# Double slit experiment¶

Here we solve a linear wave equation using an explicit timestepping scheme. This example demonstrates the use of an externally generated mesh, pointwise operations on Functions, and a time varying boundary condition. The strong form of the equation we set out to solve is:

\begin{align}\begin{aligned}\frac{\partial^2\phi}{\partial t^2} - \nabla^2 \phi = 0\\\nabla \phi \cdot n = 0 \ \textrm{on}\ \Gamma_N\\\phi = \frac{1}{10\pi}\cos(10\pi t) \ \textrm{on}\ \Gamma_D\end{aligned}\end{align}

To facilitate our choice of time integrator, we make the substitution:

\begin{align}\begin{aligned}\frac{\partial\phi}{\partial t} = - p\\\frac{\partial p}{\partial t} + \nabla^2 \phi = 0\\\nabla \phi \cdot n = 0 \ \textrm{on}\ \Gamma_N\\p = \sin(10\pi t) \ \textrm{on}\ \Gamma_D\end{aligned}\end{align}

We then form the weak form of the equation for $$p$$. Find $$p \in V$$ such that:

$\int_\Omega \frac{\partial p}{\partial t} v\,\mathrm d x = \int_\Omega \nabla\phi\cdot\nabla v\,\mathrm d x \quad \forall v \in V$

For a suitable function space V. Note that the absence of spatial derivatives in the equation for $$\phi$$ makes the weak form of this equation equivalent to the strong form so we will solve it pointwise.

In time we use a simple symplectic method in which we offset $$p$$ and $$\phi$$ by a half timestep.

This time we created the mesh with Gmsh:

gmsh -2 wave_tank.geo


We can then start our Python script and load this mesh:

from firedrake import *
mesh = Mesh("wave_tank.msh")


We choose a degree 1 continuous function space, and set up the function space and functions. Setting the name parameter when constructing Function objects will set the name used in the output file:

V = FunctionSpace(mesh, 'Lagrange', 1)
p = Function(V, name="p")
phi = Function(V, name="phi")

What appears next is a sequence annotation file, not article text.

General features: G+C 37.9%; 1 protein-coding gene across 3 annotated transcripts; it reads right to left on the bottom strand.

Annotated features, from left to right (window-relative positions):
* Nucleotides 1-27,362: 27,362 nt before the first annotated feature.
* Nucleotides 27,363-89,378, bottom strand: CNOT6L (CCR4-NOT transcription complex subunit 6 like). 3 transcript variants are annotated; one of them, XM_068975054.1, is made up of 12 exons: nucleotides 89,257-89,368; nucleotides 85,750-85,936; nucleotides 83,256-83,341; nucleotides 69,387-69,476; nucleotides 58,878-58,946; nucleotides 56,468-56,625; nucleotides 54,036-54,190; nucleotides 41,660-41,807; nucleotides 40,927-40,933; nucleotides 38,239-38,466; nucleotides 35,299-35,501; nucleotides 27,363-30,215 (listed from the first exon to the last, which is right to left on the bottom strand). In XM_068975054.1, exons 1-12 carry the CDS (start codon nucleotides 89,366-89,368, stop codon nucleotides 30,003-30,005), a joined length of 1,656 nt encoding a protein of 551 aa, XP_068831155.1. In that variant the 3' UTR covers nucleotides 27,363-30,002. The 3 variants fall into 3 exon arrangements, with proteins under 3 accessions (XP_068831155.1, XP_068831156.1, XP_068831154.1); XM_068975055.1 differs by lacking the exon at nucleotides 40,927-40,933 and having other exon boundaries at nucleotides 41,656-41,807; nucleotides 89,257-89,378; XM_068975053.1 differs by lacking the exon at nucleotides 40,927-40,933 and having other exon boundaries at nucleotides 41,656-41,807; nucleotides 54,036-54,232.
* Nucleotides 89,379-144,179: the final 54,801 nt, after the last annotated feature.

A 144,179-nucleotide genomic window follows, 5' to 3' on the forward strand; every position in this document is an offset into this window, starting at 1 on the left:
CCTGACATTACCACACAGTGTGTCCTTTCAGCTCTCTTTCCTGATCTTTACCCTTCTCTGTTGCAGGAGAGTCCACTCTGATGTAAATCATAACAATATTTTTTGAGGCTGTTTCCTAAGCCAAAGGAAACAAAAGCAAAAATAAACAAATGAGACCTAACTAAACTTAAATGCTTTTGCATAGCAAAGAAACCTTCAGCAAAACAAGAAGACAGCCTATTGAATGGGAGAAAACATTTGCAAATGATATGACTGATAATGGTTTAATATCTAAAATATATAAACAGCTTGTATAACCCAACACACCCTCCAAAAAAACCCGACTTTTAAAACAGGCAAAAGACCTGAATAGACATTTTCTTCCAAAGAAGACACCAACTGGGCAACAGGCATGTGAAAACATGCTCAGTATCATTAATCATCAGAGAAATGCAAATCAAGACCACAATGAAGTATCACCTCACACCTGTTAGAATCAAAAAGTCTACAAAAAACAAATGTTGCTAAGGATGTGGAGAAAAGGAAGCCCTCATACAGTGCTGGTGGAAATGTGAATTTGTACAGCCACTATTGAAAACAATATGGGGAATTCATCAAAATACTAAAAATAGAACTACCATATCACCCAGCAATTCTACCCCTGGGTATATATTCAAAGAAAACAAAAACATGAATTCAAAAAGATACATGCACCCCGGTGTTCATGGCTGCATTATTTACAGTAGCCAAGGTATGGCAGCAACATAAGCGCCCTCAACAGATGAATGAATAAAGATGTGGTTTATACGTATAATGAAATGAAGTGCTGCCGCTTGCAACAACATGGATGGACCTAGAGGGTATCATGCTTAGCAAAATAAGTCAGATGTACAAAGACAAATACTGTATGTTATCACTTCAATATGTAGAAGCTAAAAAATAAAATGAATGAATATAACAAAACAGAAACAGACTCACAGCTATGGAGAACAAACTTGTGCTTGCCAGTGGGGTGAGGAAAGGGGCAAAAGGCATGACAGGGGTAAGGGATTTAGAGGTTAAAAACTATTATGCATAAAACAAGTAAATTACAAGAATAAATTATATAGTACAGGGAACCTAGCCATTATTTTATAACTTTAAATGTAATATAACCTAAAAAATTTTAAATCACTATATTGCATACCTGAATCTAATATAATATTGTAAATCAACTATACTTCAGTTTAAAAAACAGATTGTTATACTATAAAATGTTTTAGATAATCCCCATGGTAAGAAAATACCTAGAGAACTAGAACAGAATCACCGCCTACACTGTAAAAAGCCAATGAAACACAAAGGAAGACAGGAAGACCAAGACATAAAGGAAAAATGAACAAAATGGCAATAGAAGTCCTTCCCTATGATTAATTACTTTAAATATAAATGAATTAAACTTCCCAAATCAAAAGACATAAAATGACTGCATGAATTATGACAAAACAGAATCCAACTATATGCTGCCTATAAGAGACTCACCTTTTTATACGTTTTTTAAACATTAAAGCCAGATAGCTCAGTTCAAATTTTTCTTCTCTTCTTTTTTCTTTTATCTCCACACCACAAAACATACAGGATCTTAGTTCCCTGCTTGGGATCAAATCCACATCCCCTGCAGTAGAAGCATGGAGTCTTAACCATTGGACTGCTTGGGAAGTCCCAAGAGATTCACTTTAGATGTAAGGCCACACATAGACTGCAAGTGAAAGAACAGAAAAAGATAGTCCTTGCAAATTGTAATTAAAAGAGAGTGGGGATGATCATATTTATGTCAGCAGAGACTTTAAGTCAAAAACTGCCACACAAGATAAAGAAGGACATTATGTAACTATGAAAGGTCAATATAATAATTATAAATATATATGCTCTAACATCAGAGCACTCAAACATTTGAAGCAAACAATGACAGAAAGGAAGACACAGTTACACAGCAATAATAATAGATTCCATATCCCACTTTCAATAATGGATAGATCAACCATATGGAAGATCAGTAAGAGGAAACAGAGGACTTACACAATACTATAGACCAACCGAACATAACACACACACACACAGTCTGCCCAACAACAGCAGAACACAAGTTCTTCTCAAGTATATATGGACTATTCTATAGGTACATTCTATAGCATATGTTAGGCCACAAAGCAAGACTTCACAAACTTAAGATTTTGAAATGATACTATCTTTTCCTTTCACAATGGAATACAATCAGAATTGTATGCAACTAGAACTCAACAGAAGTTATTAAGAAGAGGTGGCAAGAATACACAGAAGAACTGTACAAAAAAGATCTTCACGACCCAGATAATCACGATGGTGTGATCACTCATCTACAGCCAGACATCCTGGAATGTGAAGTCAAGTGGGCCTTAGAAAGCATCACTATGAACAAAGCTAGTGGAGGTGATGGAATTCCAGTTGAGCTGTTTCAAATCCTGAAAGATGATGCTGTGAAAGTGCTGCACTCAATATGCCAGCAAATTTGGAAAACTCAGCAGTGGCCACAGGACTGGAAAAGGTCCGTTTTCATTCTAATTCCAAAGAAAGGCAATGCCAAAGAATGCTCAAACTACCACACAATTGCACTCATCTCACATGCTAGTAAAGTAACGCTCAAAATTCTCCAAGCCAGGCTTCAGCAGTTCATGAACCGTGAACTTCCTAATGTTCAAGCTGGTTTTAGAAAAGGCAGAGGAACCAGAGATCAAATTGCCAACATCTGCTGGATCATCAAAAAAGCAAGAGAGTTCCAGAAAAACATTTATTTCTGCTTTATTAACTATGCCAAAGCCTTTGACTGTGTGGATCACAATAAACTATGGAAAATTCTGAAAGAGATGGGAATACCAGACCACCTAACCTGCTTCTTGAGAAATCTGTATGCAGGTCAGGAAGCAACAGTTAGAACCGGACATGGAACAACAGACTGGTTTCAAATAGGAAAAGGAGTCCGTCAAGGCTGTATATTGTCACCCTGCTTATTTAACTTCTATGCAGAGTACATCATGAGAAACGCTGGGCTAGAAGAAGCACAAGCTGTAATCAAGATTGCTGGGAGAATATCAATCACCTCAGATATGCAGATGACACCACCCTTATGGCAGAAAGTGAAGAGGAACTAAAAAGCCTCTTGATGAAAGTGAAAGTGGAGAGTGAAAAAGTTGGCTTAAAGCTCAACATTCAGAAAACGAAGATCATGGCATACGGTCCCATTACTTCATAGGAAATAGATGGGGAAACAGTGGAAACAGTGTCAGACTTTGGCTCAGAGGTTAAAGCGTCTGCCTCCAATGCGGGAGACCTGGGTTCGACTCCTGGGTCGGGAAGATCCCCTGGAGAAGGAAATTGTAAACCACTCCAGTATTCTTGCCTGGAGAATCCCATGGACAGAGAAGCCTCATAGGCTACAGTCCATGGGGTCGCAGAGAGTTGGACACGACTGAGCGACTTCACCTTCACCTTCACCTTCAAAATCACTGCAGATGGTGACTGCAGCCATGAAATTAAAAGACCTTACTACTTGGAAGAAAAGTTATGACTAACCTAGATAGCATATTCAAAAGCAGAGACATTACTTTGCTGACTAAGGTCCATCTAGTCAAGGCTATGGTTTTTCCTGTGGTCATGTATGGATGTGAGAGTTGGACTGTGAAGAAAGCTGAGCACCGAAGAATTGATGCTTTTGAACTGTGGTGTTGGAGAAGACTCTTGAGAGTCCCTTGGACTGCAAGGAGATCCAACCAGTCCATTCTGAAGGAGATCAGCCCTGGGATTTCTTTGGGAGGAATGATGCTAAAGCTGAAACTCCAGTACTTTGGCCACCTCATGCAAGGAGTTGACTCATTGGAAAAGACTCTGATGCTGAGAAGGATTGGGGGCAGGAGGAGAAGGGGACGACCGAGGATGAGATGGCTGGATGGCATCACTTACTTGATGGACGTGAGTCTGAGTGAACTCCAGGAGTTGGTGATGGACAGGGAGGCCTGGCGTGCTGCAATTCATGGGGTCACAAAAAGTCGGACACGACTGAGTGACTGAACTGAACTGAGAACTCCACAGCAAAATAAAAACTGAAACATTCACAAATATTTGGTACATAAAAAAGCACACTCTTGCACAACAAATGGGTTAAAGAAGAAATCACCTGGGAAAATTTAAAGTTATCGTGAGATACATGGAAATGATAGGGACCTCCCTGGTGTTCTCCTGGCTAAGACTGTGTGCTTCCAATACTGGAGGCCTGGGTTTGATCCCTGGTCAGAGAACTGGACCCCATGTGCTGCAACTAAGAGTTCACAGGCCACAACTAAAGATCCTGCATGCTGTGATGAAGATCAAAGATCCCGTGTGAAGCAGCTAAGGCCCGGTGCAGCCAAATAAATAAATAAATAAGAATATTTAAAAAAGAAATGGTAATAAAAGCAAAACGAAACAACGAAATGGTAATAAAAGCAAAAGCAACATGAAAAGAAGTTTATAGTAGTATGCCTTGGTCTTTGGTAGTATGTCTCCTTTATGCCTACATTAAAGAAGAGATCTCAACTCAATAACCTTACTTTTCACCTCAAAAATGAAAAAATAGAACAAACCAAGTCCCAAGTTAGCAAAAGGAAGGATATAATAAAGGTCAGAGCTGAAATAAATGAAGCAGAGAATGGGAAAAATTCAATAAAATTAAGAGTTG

u = TrialFunction(V)
v = TestFunction(V)


Output the initial conditions:

outfile = File("out.pvd")
outfile.write(phi)


We next establish a boundary condition object. Since we have time-dependent boundary conditions, we first create a Constant to hold the value and use that:

bcval = Constant(0.0)
bc = DirichletBC(V, bcval, 1)


Now we set the timestepping variables:

T = 10.
dt = 0.001
t = 0
step = 0


Finally we set a flag indicating whether we wish to perform mass-lumping in the timestepping scheme:

lump_mass = True


Now we are ready to start the timestepping loop:

while t <= T:
step += 1


Update the boundary condition value for this timestep:

bcval.assign(sin(2*pi*5*t))


Step forward $$\phi$$ by half a timestep. Since this does not involve a matrix inversion, this is implemented as a pointwise operation:

phi -= dt / 2 * p


Now step forward $$p$$. This is an explicit timestepping scheme which only requires the inversion of a mass matrix. We have two options at this point, we may either lump the mass, which reduces the inversion to a pointwise division:

if lump_mass:


In the mass lumped case, we must now ensure that the resulting solution for $$p$$ satisfies the boundary conditions:

bc.apply(p)


Alternatively, we can invert the mass matrix using a linear solver:

else:
solve(u * v * dx == v * p * dx + dt * inner(grad(v), grad(phi)) * dx,
p, bcs=bc, solver_parameters={'ksp_type': 'cg',
'pc_type': 'sor',
'pc_sor_symmetric': True})


Step forward $$\phi$$ by the second half timestep:

phi -= dt / 2 * p


Advance time and output as appropriate, note how we pass the current timestep value into the write() method, so that when visualising the results Paraview will use it:

t += dt
if step % 10 == 0:
outfile.write(phi, time=t)


The following animation, produced in Paraview, illustrates the output of this simulation:

A python script version of this demo can be found here. The gmsh input file is here.